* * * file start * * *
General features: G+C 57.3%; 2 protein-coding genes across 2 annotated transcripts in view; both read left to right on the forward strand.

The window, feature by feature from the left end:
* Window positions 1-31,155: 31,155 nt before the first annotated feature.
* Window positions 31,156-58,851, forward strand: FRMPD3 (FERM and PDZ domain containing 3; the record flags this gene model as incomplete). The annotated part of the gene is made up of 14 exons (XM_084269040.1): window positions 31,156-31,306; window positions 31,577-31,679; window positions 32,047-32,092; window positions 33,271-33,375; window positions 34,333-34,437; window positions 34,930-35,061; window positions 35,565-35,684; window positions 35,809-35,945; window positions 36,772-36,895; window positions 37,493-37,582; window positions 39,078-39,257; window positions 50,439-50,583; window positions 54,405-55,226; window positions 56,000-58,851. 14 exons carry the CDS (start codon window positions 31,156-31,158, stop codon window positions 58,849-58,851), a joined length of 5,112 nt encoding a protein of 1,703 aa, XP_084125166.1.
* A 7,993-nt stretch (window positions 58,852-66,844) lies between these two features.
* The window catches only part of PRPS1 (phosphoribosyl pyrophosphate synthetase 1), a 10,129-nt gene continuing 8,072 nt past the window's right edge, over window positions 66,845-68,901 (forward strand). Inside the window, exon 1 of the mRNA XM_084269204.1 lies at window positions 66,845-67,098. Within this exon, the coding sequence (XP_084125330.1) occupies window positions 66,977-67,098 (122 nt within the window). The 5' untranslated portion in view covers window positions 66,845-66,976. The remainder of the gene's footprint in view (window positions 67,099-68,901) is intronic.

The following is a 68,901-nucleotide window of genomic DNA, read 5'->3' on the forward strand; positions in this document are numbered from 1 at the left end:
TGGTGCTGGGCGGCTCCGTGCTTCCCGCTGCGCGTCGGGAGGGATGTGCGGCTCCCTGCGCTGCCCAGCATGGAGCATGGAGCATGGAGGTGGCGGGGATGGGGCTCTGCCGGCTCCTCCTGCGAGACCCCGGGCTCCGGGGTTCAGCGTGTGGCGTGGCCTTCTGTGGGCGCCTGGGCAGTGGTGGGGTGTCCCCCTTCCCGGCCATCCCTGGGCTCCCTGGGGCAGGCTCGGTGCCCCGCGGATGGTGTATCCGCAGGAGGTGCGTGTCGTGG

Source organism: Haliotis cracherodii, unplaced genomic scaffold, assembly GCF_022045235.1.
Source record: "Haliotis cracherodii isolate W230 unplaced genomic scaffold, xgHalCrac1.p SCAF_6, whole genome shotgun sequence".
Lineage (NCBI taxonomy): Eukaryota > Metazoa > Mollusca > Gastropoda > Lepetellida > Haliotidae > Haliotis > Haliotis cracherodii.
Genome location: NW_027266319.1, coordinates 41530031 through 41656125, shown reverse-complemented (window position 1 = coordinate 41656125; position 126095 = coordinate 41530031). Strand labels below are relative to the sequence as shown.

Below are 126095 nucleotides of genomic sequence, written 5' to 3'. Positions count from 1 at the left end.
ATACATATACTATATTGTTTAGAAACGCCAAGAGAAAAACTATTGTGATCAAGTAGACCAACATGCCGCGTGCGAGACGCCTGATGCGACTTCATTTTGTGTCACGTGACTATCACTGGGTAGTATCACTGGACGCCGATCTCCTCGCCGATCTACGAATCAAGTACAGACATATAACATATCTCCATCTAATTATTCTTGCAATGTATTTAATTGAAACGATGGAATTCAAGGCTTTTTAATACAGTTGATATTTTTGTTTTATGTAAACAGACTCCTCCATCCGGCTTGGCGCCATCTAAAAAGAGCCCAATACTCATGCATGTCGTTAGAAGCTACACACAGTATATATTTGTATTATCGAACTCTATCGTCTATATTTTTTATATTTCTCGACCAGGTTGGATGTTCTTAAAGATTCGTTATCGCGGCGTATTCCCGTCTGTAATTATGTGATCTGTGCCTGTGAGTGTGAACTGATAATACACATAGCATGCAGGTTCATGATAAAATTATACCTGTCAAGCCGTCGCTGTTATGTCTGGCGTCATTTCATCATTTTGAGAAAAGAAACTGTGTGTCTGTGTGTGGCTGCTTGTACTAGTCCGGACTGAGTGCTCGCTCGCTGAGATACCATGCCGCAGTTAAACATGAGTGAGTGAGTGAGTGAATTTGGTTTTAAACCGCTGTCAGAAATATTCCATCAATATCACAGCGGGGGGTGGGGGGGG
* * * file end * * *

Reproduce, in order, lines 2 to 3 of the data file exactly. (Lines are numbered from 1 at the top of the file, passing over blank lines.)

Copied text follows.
The window, feature by feature from the left end:
* Window positions 1-31,155: 31,155 nt before the first annotated feature.